REVIEW: Anastasia [1997]

In the dark of the night she’ll be gone. In a fantasy world where royalty was adored as idyllically benevolent leaders thinking only about how to protect and serve their people, the Romanovs were betrayed by the evil Rasputin (Christopher Lloyd) who subsequently consorted with the Devil to wield dark magic powerful enough to curse their entire bloodline to death. His goal was to eradicate them and seize control, but things didn’t go quite as planned. And although the princess Anastasia (Kirsten Dunst) narrowly escaped his grasp when he fell…

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REVIEW: Night at the Museum: Battle of the Smithsonian [2009]

“Like a Golden Fleece” While Night at the Museum is by no means a great film above family friendly theatrics, it did have heart. There was a story at its back—one steeped in magic that dealt with redemption and self-worth against insurmountable odds. A cool premise too wherein the exhibits at the Natural Museum of History come to life each night thanks to the golden tablet of Egyptian Akmenrah (Rami Malek), there was enough to entertain viewers of all ages with an eccentric stable of characters engaged in an exciting…

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Posterized Propaganda June 2013: The Apocalypse is Nigh With ‘Man of Steel,’ ‘World War Z,’ ‘This is the End’ & More

“Don’t Judge a Book by Its Cover” is a proverb whose simple existence proves the fact impressionable souls will do so without fail. This monthly column focuses on the film industry’s willingness to capitalize on this truth, releasing one-sheets to serve as not representations of what audiences are to expect, but as propaganda to fill seats. Oftentimes they fail miserably. Summer continues chugging along with the America and/or Earth threatened by destruction at every turn. Whether comic book adaptations, zombie wars, terrorist assaults or a giant pit opening up to…

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REVIEW: Grosse Pointe Blank [1997]

“Well thank you for profiting from my childhood” Despite having most likely seen John Cusack in previous films, I do believe black comedy Grosse Pointe Blank was the first to put him firmly on my radar as an actor to follow. While the last few years haven’t necessarily been a great showcase of his talent, his late-90s run was quite a streak of hits that seemed to stem from this gem. Credited as a producer and co-writer, the film possesses a very keen comedic sensibility with a great sarcastic wit…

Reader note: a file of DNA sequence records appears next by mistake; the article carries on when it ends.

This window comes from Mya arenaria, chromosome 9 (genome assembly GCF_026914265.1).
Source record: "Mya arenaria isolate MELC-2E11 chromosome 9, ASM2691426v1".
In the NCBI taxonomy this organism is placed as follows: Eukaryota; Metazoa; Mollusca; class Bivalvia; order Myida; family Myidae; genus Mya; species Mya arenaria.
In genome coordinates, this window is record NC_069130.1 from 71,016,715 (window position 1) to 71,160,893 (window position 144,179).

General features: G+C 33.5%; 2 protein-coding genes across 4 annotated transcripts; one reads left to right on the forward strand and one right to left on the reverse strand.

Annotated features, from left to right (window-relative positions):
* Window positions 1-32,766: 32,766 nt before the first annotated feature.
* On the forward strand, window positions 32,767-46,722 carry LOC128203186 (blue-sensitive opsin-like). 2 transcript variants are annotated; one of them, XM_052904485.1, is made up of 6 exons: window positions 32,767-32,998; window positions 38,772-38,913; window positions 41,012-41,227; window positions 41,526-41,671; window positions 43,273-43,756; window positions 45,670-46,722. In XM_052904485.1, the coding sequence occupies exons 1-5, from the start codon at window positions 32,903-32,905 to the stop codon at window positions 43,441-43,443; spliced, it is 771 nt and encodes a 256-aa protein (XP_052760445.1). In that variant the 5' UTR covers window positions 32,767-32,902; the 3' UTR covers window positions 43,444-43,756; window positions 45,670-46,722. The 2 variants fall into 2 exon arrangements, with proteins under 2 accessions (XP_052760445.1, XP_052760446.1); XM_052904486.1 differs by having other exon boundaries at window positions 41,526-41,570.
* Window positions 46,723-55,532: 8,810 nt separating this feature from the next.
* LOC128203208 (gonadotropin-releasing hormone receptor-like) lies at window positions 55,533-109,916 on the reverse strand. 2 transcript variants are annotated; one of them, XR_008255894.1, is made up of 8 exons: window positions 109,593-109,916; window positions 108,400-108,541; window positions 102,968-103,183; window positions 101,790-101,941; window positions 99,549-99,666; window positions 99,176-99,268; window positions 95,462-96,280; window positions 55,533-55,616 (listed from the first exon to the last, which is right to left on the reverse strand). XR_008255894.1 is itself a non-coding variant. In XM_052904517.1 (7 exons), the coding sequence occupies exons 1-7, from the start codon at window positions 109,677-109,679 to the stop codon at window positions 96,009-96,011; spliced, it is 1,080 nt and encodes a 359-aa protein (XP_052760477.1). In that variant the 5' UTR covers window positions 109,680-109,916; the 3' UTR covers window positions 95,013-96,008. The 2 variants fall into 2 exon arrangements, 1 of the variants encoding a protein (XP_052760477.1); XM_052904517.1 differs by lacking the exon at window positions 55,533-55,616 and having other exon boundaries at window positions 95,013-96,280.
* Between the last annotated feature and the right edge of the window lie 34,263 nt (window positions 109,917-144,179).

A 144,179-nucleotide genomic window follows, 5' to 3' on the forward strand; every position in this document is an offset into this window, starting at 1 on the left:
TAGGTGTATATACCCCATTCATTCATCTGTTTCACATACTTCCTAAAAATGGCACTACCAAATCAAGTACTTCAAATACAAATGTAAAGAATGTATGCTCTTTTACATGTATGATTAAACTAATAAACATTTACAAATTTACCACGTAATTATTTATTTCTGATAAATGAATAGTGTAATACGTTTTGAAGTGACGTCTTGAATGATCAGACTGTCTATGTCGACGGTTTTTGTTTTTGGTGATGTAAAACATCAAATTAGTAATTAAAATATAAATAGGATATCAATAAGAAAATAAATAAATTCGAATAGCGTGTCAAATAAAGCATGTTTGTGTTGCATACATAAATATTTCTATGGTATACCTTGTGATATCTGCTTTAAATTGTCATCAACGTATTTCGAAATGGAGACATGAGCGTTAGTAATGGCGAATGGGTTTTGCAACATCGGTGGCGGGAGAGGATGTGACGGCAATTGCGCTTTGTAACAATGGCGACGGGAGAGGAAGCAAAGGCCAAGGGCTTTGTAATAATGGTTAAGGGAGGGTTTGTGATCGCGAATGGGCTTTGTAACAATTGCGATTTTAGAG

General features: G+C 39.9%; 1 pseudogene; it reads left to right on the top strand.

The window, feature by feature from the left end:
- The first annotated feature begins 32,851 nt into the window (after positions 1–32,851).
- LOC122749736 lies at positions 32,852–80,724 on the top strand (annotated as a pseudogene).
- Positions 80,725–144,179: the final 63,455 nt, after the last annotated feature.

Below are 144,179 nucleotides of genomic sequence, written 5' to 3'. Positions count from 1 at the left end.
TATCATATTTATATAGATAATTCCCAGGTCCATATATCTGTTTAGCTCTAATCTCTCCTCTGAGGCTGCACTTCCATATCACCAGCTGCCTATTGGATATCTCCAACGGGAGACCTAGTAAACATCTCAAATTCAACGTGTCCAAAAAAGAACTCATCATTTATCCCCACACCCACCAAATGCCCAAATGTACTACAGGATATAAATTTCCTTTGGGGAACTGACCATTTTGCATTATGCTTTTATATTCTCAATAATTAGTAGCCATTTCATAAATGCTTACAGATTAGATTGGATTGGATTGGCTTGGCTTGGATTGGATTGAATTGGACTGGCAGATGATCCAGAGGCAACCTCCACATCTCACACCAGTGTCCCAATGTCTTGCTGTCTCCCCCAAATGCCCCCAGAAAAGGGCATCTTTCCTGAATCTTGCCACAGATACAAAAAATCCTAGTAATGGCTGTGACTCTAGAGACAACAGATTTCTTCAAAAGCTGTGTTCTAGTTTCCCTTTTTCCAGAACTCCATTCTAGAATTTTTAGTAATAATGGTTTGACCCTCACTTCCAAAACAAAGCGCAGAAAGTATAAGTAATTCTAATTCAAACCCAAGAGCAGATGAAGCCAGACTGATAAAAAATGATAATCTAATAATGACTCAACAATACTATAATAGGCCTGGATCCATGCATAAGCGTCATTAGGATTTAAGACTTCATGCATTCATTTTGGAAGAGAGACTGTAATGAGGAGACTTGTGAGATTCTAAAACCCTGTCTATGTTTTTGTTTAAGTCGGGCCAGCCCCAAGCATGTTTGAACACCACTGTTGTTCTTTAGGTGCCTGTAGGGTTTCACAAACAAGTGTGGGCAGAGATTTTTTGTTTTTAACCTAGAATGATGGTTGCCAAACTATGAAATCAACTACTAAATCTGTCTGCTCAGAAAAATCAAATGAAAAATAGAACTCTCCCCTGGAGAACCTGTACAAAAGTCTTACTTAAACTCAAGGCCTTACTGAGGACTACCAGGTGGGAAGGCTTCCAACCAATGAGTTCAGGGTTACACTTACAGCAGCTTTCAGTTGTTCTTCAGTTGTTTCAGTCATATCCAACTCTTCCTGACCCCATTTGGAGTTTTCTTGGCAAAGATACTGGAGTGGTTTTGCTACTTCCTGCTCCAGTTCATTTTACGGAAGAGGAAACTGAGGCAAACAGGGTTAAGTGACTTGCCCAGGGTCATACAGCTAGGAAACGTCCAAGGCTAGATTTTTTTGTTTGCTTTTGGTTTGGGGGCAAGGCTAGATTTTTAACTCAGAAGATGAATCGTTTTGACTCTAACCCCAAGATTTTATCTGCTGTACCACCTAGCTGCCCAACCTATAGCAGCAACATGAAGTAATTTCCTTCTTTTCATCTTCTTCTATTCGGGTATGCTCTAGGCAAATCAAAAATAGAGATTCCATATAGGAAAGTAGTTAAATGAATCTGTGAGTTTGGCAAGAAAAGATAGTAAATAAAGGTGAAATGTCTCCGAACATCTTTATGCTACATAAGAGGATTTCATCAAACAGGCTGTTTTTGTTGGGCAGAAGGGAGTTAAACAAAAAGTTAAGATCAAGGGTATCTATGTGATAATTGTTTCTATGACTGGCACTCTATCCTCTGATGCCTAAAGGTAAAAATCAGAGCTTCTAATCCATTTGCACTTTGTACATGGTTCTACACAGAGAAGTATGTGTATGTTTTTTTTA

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REVIEW: Happy Feet Two [2011]

“Sometimes you have to back up to go forward” It’s no secret to anyone who knows me that I loathed Happy Feet. As a concept the film seemed quite solid—cute penguins dancing, a modern soundtrack to tap along with, the comedy stylings of Robin Williams—but the final result was an ambush of politics and sexuality I’m not quite sure belongs in a film targeted towards children. Its ugly duckling mantra of finding yourself and treading your own path no matter what does inspire, but George Miller and company couldn’t let…

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REVIEW: The Smurfs [2011]

“Is my thinking interrupting your vile hacking?” I think Grouchy says it best during goodbyes with his human counterparts in The Smurfs. “I hated it so much … less than expected.” He then caps it off with, “but I did hate it”, sentiments I assumed I’d share before sitting down at my screening and was surprised to find absent. It actually isn’t that bad—but I didn’t love it. Director Raja Gosnell is no stranger to live action/animation hybrids having helmed two Scooby Doos and a Beverly Hills Chihuahua. His decision…

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REVIEW: Hop [2011]

“See you later. Enjoy your life of privilege.” What do you get when you mix Willy Wonka & the Chocolate Factory with The Santa Clause? Why another redundant holiday flick to tickle the kiddies and leave Mom and Dad clueless to the appeal, of course. Between the coronation of a new Easter Bunny, the betrothed having cold feet and a dream of drumming to fame and fortune, and a human forever lambasted for believing he once saw the mythical creature being willing to do anything to become him, you can…

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REVIEW: Love & Other Drugs [2010]

“Were you molested by a Care Bear?” What do you do when you read something about a movie that appears to ruin a key ingredient the trailer doesn’t show? You get pissed. I know I did when I read—yes, I’m going to tell you—that Anne Hathaway’s character Maggie in Love & Other Drugs has Parkinson’s. Here I thought the film looked like an above average rom/com and I get blindsided by this disease that has to end up playing a huge role in what goes on. And it does, the…

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REVIEW: Run, Fatboy, Run [2008]

“A son? Did you know he had a son?!” Do not let the Hollywood marketing machine fool you. Yes Simon Pegg stars in Run, Fatboy, Run and yes he has cowriter credit on it, however, this is not a Pegg/Wright/Park production like Hot Fuzz, Shaun of the Dead, and “Spaced.” No this is a story from the warped mind of Michael Ian Black, he of “The State” fame. It appears from the “story by” credit to Black that maybe Pegg came in late with some tweaks and rewrites after he…

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